On May 6, 2012, I was skiing in the backcountry near Lake Louise ski area with my now-fiancé and his best friend. We had attempted to ski the Aemmer couloir two days before on my birthday. Thanks to a boot-fitting issue (read: excruciating pain), it was basically a 18 km round trip cross-country ski to the bottom of the couloir to figure out it wasn’t a good idea for me to continue. A quick overnight dump of snow on the 5th of May (Cinco de Mayo pow, anyone?) had me excited to ski on the 6th, but I was tired and secretly yearning for a rest day. Well, when it snows in May you must ski, right? Especially when you are trying to impress someone. Maybe I should have listened to my intuition; then again if I had, I might not be writing this blog today.

Three turns into Dogleg (the name of the line we were skiing) and I hit something which stopped my ski and my entire body made a slow twisting fall, causing me to hear and feel a loud pop. I immediately knew something was very wrong.

Fast-forward 8 weeks later. I am on the couch at the Wildcat Chalet, where I work in the winters. Post knee injury, I did a life-inventory and realized: I had no home, no money, no health insurance, no structure. My plan for the summer had been to work catering gigs in Hood River until I had the funds to travel south and work as a ski guide for the winter in Chile. I had planned to camp, and didn’t even have all my belongings in one centralized location—everything was scattered like confetti in friends’ homes in Salt Lake. I had a bone-impaction fractures on my tibial plateau and femur, a fully torn ACL and LCL.

artwork courtesy of Dr. Charley Marshall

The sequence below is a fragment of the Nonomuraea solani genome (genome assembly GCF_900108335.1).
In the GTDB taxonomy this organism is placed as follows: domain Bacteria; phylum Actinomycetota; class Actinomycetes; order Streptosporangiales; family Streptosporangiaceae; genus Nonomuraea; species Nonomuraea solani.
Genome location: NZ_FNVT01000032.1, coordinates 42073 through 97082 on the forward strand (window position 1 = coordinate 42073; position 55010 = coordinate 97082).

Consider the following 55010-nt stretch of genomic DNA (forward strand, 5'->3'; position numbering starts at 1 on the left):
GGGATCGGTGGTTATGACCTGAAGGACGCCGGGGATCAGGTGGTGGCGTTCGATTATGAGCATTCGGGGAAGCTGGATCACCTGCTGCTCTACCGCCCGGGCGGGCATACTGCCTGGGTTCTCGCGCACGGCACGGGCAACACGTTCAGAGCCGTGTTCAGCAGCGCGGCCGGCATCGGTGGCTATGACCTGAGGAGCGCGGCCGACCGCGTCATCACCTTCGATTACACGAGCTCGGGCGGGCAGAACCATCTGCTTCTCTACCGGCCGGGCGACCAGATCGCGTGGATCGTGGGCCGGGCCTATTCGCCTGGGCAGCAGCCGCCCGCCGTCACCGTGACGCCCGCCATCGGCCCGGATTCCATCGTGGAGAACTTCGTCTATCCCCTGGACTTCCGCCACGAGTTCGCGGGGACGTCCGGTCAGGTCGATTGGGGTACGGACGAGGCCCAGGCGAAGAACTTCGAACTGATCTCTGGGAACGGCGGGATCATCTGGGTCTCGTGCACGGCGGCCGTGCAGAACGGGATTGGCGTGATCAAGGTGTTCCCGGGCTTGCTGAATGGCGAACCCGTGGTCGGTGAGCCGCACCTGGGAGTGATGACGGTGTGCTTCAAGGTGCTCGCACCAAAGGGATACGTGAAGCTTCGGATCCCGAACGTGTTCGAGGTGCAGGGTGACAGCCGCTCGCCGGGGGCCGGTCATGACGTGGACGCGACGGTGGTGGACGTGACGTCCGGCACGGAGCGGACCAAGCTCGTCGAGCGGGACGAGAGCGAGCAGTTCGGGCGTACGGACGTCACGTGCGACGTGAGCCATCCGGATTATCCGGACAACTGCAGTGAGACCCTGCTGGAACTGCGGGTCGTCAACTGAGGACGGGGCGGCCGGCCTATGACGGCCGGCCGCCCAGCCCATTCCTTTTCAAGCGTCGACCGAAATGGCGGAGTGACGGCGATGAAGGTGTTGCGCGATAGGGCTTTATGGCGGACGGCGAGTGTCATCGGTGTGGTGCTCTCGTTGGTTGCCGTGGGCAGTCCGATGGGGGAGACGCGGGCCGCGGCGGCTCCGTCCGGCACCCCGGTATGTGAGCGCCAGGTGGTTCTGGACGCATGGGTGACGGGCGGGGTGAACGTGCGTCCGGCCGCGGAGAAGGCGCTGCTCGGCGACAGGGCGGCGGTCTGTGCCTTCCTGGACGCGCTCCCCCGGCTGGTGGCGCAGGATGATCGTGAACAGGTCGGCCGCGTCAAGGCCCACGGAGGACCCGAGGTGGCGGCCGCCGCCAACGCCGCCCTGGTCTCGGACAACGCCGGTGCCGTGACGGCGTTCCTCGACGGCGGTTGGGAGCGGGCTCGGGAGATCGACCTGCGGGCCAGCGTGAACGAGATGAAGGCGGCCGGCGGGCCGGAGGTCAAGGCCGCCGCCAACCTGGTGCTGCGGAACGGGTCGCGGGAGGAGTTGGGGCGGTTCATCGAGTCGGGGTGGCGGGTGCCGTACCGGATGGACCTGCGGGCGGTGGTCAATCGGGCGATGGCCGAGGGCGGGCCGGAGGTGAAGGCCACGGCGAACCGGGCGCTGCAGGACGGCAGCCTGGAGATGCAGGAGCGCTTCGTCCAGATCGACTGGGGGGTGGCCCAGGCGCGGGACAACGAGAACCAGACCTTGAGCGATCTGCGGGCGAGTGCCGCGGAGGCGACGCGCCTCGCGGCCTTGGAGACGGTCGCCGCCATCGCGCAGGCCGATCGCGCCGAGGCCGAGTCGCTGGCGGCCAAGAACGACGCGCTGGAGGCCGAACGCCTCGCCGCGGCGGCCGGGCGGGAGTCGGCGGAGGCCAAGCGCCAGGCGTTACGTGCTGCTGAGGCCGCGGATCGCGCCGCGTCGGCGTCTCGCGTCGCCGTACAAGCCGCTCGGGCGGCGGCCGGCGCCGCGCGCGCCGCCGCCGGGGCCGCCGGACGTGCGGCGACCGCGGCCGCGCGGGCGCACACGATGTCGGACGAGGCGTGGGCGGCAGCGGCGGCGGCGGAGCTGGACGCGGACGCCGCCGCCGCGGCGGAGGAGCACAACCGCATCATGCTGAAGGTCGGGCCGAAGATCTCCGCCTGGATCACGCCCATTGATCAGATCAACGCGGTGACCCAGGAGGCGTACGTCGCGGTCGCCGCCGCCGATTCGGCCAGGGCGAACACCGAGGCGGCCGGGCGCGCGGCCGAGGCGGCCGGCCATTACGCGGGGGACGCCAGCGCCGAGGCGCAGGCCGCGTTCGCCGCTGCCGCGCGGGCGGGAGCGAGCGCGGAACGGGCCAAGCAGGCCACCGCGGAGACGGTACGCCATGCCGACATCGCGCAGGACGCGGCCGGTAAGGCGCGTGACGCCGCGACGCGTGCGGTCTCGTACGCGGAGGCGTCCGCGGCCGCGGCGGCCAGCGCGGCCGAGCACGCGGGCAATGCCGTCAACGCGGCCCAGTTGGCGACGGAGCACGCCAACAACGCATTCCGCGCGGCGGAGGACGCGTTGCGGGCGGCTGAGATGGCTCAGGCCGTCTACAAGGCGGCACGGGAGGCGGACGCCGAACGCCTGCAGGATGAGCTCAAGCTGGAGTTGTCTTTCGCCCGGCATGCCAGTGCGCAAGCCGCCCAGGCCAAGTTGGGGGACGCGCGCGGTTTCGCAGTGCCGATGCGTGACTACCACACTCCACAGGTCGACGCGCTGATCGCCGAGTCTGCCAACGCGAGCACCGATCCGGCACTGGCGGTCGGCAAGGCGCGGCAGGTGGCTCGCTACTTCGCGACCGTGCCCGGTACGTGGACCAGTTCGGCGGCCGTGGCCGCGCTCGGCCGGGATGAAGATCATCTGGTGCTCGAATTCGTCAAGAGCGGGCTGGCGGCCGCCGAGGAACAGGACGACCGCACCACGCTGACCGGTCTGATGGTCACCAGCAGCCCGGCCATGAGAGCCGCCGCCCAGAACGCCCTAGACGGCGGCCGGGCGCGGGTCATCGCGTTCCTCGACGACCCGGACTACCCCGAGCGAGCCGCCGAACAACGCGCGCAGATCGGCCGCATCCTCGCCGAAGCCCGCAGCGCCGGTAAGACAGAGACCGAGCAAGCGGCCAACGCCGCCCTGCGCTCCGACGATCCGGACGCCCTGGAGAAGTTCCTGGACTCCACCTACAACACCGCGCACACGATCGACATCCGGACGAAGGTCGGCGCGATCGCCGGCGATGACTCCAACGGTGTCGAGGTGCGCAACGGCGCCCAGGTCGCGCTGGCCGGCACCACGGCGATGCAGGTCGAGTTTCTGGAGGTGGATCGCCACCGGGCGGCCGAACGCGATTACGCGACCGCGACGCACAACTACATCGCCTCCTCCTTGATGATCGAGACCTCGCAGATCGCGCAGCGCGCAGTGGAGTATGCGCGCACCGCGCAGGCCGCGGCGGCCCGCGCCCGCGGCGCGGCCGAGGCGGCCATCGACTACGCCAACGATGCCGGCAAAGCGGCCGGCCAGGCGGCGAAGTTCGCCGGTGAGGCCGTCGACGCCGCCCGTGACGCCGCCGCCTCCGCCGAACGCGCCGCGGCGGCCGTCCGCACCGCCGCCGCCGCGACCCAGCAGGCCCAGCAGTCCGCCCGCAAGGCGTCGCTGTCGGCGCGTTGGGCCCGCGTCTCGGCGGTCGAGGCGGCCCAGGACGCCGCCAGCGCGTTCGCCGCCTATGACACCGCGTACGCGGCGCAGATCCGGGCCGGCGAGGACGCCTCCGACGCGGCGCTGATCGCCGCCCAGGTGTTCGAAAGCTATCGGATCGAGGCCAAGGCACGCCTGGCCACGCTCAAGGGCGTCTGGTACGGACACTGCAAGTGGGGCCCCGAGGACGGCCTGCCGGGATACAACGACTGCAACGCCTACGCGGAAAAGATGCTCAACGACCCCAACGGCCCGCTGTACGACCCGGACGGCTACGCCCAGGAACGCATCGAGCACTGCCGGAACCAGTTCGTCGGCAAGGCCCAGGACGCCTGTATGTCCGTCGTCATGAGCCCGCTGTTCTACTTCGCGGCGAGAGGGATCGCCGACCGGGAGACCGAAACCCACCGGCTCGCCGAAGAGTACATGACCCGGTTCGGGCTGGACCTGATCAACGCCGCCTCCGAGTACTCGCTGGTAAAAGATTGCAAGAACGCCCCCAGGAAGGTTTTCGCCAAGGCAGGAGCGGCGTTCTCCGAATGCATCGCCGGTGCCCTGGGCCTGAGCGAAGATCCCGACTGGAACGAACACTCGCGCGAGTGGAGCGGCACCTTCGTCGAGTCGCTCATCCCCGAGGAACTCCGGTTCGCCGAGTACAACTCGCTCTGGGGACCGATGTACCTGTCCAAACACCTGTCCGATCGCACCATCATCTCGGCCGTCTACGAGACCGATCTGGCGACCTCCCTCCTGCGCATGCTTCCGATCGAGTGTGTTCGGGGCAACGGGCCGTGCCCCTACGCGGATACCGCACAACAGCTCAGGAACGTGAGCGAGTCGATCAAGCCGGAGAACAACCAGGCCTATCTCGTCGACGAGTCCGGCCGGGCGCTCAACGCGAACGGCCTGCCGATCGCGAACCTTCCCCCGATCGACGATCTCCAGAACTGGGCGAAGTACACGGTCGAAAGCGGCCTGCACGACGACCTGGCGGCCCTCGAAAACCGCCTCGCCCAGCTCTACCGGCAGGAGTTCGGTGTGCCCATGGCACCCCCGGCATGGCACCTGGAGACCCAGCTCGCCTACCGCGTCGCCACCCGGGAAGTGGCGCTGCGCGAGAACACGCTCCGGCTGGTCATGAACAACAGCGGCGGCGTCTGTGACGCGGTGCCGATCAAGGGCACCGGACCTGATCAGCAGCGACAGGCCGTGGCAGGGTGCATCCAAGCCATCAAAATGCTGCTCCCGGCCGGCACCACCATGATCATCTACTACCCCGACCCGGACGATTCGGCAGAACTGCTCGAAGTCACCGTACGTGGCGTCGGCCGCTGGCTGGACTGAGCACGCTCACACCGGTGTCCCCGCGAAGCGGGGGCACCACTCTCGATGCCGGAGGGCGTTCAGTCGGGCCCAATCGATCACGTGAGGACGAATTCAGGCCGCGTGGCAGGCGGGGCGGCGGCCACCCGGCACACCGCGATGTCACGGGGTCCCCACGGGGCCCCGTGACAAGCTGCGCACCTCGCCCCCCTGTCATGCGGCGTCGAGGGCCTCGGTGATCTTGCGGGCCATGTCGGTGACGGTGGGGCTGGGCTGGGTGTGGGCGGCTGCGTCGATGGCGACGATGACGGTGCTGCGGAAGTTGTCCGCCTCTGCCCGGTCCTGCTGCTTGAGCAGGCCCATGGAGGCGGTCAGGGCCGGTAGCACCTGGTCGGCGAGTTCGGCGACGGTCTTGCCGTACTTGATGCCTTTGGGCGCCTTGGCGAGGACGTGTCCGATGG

artwork courtesy of Dr. Charley Marshall

As I was sitting on that couch, I picked up my computer and I started. I didn’t know what I was starting, but I knew that this was it: it was now or never. I replied to all the emails of “help” from people who are much smarter than I was, and started formulating a plan for growth.

I want to take a moment here and acknowledge how many people I have probably pissed off, forgotten to reply to, or did not properly acknowledge their contributions during and leading up to this time in my life. Thanks to my identity being sharply tied to that of a “nomadic adventurer” (hello! This was way before #vanlife!) there have been scores of people who have gotten involved in SheJumps, and then faded away, only to come back full circle (and sometimes they don’t come back, and that’s fine too). The point is, there wasn’t any sort of glue that held it all together. One person who would hold anyone (including myself) accountable. I feel responsible for not having seen what was coming down the pipeline in terms of scale and impact back then. I’m sorry to all those first supporters, but please: read on.